Conflict in Corinth: Acts 18:12-17
Scripture: Acts 18:12-17
Title: Acts 18:12-17 “Conflict in Corinth”
By Bob DeWaay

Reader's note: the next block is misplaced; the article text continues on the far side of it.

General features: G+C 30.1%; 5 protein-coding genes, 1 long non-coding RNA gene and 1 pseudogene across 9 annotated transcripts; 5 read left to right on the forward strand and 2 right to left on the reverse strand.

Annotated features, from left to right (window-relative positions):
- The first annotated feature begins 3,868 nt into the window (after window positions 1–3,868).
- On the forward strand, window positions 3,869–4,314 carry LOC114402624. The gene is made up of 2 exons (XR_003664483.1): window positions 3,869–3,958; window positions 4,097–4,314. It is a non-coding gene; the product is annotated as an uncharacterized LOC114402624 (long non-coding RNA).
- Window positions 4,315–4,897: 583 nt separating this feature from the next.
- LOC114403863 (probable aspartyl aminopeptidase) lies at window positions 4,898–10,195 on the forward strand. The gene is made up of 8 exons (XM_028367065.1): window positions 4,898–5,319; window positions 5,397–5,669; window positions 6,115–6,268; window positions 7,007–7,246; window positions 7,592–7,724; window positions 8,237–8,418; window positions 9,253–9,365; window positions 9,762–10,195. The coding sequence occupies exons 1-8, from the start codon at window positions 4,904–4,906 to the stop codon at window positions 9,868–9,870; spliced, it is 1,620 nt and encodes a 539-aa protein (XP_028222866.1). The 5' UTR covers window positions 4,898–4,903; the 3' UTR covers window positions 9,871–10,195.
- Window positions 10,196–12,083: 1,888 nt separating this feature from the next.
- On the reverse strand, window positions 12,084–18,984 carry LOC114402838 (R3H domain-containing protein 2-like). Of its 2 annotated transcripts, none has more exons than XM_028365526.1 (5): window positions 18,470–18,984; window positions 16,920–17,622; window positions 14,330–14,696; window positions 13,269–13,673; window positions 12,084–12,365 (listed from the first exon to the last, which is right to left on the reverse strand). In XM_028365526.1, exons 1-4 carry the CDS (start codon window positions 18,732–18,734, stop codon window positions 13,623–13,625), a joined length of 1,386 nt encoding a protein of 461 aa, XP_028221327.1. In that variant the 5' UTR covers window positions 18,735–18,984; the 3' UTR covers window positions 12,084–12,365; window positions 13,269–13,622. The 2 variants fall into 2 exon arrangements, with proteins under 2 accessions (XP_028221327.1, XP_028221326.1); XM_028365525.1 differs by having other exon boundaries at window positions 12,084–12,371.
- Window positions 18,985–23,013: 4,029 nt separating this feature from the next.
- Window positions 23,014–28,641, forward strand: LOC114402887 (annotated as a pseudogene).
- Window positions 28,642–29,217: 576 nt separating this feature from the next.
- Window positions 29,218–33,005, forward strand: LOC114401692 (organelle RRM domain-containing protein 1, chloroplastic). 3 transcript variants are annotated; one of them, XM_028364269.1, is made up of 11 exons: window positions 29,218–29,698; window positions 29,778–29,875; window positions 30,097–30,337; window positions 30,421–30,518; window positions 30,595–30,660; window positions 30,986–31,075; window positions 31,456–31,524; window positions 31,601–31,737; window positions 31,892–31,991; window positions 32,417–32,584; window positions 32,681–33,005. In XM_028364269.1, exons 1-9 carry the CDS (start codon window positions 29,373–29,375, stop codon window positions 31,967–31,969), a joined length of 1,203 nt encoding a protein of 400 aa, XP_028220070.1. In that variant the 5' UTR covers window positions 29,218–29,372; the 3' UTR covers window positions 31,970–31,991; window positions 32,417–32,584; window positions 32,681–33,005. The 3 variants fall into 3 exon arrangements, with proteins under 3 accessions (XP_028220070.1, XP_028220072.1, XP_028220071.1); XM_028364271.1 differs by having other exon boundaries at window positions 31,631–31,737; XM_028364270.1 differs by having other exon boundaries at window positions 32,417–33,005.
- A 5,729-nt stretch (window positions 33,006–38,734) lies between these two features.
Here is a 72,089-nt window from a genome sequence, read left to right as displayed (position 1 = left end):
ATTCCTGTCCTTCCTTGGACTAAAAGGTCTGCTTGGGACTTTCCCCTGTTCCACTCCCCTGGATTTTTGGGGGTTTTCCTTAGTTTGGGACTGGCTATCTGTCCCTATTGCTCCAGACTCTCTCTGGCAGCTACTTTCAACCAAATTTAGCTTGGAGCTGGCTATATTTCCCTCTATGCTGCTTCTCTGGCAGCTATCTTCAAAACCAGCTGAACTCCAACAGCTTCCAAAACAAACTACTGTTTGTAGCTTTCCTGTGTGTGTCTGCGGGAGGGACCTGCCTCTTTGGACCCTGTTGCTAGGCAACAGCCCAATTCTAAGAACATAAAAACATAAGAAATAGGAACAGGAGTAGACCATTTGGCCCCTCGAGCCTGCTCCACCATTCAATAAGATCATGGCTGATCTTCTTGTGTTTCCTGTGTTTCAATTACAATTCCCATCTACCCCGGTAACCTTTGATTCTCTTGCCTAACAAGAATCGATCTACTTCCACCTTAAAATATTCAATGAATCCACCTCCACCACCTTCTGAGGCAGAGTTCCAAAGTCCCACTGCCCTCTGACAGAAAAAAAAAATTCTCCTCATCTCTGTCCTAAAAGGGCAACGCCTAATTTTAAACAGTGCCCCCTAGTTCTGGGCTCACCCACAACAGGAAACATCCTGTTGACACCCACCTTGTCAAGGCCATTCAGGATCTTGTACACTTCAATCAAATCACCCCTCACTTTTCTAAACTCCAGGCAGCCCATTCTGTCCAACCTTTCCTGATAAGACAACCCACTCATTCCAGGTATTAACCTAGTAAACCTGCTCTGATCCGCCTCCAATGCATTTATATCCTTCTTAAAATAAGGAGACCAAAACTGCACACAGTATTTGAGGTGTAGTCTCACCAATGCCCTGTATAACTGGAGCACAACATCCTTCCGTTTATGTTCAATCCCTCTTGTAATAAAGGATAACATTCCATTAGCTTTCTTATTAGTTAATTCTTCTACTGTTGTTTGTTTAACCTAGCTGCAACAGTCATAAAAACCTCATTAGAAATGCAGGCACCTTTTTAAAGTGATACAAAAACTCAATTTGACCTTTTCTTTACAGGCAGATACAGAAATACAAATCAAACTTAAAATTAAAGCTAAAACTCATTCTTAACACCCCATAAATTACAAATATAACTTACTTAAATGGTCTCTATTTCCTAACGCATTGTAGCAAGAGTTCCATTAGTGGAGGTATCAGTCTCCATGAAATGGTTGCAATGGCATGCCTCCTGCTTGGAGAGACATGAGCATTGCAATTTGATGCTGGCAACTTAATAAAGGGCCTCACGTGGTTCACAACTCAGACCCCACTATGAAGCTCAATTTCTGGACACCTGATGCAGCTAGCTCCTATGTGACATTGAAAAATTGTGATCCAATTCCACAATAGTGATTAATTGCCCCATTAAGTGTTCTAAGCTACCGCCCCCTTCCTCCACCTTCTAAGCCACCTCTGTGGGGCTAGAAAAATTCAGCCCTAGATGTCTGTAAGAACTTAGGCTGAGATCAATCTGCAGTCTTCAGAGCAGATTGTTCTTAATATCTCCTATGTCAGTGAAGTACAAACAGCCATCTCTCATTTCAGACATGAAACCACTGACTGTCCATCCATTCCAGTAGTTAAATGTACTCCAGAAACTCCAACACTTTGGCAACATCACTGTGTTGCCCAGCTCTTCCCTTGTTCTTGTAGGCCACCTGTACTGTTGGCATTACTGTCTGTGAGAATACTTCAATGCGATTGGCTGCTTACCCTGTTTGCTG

The interaction of Paul and other apostles with civil authorities provides evidence for the historicity of the Bible. We discuss the various ways that Scripture has been attacked by false teachers and show that the Bible teaches clear, objective truth. Near the end of Paul’s year and a half in Corinth, Jewish opponents of the gospel claimed that Paul was promoting worship that was “contrary to the law.” It is not completely clear which law they meant. Whatever they intended, Gallio refused to intervene and told them to deal with it themselves (Acts 18:15). He drove them from the judgment seat (be_ma in the Greek). This is a raised platform where cases are heard. We do a review of some passages in Acts 12 where persecution against the church happened under Herod Agrippa I. After James the brother of John was put to death, Peter was arrested. God supernaturally intervened through an angel to free Peter. However, when Herod gave a speech he was struck dead (Acts 12:21-23) because he refused to give God the glory. This is an exemplary judgment in as much as God does not strike every proud king dead. Later in Acts 26, Paul appeared before Agrippa II and preached the gospel. An exemplary judgment shows God’s attitude toward sin and points to the need for repentance. We discuss the implications of such judgments and why they point to the fact that there will be a final judgment and we must repent and turn to Christ.